Did You Know?

  • The northern flicker is the most common member of the woodpecker family in Colorado.
  • Woodpeckers are classified as migratory, nongame birds and are protected by the Federal Migratory Bird Treaty Act.
  • Most woodpeckers feed on wood-boring insects, insects on trees and the ground, vegetable matter, berries or tree sap.
  • Northern flickers have black spots on a tannish-white breast and belly. Males have a black or red mustache from the base of the beak to below the eyes.
  • During the early spring, woodpeckers hammer to attract mates, to establish and/or defend a territory, to excavate nesting or roosting sites and to search for insects.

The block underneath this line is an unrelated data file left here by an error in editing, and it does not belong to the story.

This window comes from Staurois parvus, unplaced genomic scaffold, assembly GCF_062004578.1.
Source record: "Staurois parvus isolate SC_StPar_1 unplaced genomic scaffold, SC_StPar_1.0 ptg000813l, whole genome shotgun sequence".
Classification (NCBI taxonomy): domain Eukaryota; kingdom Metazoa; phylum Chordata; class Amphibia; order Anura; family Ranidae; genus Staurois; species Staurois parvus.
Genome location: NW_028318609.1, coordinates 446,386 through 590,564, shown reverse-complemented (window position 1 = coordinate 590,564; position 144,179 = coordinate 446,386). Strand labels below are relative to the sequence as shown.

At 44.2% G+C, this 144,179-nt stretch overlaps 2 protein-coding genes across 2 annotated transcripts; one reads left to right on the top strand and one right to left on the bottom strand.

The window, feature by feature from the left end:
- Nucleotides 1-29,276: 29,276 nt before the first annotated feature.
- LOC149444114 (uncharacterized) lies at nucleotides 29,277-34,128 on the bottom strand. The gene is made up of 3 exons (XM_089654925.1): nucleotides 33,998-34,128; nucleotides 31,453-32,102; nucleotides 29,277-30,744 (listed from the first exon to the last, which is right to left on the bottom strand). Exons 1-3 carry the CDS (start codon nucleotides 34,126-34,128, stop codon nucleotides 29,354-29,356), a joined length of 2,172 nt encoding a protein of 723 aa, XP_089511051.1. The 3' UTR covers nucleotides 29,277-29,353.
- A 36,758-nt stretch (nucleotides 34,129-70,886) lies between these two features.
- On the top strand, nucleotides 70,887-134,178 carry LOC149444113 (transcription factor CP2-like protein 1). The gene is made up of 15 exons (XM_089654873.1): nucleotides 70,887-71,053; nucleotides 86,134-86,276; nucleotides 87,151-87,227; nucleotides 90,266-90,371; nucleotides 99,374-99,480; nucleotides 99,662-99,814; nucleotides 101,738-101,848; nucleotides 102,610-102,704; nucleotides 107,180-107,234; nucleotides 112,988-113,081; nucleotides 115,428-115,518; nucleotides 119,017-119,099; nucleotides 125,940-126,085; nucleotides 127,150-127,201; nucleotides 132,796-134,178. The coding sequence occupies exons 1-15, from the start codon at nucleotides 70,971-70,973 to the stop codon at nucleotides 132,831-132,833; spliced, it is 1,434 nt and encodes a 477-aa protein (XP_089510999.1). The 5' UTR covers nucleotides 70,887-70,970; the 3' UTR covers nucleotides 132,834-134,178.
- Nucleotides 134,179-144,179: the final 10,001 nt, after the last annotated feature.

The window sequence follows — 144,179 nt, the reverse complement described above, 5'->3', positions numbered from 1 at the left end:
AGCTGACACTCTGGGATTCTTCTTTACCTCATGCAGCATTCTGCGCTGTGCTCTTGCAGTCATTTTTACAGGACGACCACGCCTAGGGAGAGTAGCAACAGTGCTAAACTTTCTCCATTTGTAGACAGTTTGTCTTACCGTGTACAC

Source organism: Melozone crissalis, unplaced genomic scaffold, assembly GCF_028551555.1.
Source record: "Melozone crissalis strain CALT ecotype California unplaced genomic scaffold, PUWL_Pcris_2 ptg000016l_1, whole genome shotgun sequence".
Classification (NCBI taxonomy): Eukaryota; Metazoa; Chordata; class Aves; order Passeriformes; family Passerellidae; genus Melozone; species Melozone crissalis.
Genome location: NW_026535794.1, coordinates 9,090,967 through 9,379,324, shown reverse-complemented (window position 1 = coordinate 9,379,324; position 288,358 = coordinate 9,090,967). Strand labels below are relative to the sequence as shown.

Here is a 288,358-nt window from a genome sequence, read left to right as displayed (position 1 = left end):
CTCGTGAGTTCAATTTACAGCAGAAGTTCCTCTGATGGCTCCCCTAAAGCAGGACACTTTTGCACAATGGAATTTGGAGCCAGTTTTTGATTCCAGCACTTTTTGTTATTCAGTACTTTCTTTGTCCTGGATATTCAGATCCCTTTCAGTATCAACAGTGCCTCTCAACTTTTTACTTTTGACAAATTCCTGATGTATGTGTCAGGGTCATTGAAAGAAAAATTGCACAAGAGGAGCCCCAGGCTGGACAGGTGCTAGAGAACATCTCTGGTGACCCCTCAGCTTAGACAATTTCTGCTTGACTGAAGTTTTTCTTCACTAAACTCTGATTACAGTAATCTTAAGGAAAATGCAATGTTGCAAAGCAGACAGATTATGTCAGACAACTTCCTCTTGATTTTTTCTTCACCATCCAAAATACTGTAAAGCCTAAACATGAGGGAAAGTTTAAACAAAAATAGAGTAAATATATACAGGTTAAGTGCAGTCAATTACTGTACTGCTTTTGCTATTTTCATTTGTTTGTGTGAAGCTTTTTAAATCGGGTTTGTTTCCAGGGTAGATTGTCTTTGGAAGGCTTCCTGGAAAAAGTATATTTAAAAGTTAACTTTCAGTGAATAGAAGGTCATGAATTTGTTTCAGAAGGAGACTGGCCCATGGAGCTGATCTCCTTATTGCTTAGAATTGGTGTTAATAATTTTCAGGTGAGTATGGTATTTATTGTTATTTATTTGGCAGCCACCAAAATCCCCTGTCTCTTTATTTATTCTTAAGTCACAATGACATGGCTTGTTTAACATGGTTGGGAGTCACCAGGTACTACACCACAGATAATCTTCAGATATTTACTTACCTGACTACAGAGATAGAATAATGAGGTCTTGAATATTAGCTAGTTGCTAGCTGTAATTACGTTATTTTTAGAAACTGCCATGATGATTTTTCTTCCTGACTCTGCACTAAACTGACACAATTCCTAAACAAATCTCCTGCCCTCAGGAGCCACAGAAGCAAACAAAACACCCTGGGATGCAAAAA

• The birds especially like to hammer on wooden shingles, cedar or redwood siding, metal or plastic gutters and light posts because these materials produce loud, hollow sounds.
  • Drumming is most common during early morning and late afternoon and usually ends by July 1.

Tips for coexisting with woodpeckers:

  • Trying to drive woodpeckers away involves using visual repellents and loud noises.
  • Woodpeckers are persistent once a pecking site is established so scaring them off requires immediate action.
  • Prompt repair of holes may encourage woodpeckers to leave and may deter other woodpeckers.
  • Hawk silhouette mobiles may be successful in deterring woodpeckers. Owl silhouettes have been shown to be less successful.
  • Hanging plastic strips, reflective pinwheels and pie tins may also discourage them.
  • Placing cavity-type nest boxes on buildings in the vicinity of flicker damage has shown some success. Once established, nesting woodpeckers defend their territories and keep other woodpeckers away.